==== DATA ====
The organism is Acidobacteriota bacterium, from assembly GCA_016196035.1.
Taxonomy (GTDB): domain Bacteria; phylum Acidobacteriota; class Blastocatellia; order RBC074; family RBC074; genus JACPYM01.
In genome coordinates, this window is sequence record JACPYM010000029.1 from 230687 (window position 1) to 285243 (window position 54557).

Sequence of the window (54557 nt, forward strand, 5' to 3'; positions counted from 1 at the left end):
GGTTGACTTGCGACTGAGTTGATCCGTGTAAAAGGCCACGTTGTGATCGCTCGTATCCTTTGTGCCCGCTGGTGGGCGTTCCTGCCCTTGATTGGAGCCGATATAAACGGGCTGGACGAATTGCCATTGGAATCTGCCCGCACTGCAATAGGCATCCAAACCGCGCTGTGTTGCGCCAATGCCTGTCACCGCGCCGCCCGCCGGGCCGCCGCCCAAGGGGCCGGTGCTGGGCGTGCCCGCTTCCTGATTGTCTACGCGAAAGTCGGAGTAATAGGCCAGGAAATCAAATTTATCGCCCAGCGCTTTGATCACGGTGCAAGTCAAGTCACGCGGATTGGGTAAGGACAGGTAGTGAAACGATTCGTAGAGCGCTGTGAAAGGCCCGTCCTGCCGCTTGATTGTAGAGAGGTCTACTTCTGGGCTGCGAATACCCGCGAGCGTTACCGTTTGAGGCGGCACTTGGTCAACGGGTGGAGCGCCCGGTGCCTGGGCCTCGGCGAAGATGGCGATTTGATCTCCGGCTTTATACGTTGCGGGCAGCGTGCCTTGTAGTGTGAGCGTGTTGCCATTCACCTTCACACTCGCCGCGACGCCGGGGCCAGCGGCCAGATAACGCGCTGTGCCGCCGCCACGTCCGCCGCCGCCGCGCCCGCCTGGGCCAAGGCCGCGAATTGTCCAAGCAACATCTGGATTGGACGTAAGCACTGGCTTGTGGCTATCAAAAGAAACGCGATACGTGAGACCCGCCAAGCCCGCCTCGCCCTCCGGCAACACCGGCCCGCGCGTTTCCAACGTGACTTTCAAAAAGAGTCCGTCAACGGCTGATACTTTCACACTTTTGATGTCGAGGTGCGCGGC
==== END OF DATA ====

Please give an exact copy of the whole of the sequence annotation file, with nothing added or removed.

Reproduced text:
The organism is Acidobacteriota bacterium, from assembly GCA_016196035.1.
Taxonomy (GTDB): domain Bacteria; phylum Acidobacteriota; class Blastocatellia; order RBC074; family RBC074; genus JACPYM01.
In genome coordinates, this window is sequence record JACPYM010000029.1 from 230687 (window position 1) to 285243 (window position 54557).

Sequence of the window (54557 nt, forward strand, 5' to 3'; positions counted from 1 at the left end):
GGTTGACTTGCGACTGAGTTGATCCGTGTAAAAGGCCACGTTGTGATCGCTCGTATCCTTTGTGCCCGCTGGTGGGCGTTCCTGCCCTTGATTGGAGCCGATATAAACGGGCTGGACGAATTGCCATTGGAATCTGCCCGCACTGCAATAGGCATCCAAACCGCGCTGTGTTGCGCCAATGCCTGTCACCGCGCCGCCCGCCGGGCCGCCGCCCAAGGGGCCGGTGCTGGGCGTGCCCGCTTCCTGATTGTCTACGCGAAAGTCGGAGTAATAGGCCAGGAAATCAAATTTATCGCCCAGCGCTTTGATCACGGTGCAAGTCAAGTCACGCGGATTGGGTAAGGACAGGTAGTGAAACGATTCGTAGAGCGCTGTGAAAGGCCCGTCCTGCCGCTTGATTGTAGAGAGGTCTACTTCTGGGCTGCGAATACCCGCGAGCGTTACCGTTTGAGGCGGCACTTGGTCAACGGGTGGAGCGCCCGGTGCCTGGGCCTCGGCGAAGATGGCGATTTGATCTCCGGCTTTATACGTTGCGGGCAGCGTGCCTTGTAGTGTGAGCGTGTTGCCATTCACCTTCACACTCGCCGCGACGCCGGGGCCAGCGGCCAGATAACGCGCTGTGCCGCCGCCACGTCCGCCGCCGCCGCGCCCGCCTGGGCCAAGGCCGCGAATTGTCCAAGCAACATCTGGATTGGACGTAAGCACTGGCTTGTGGCTATCAAAAGAAACGCGATACGTGAGACCCGCCAAGCCCGCCTCGCCCTCCGGCAACACCGGCCCGCGCGTTTCCAACGTGACTTTCAAAAAGAGTCCGTCAACGGCTGATACTTTCACACTTTTGATGTCGAGGTGCGCGGC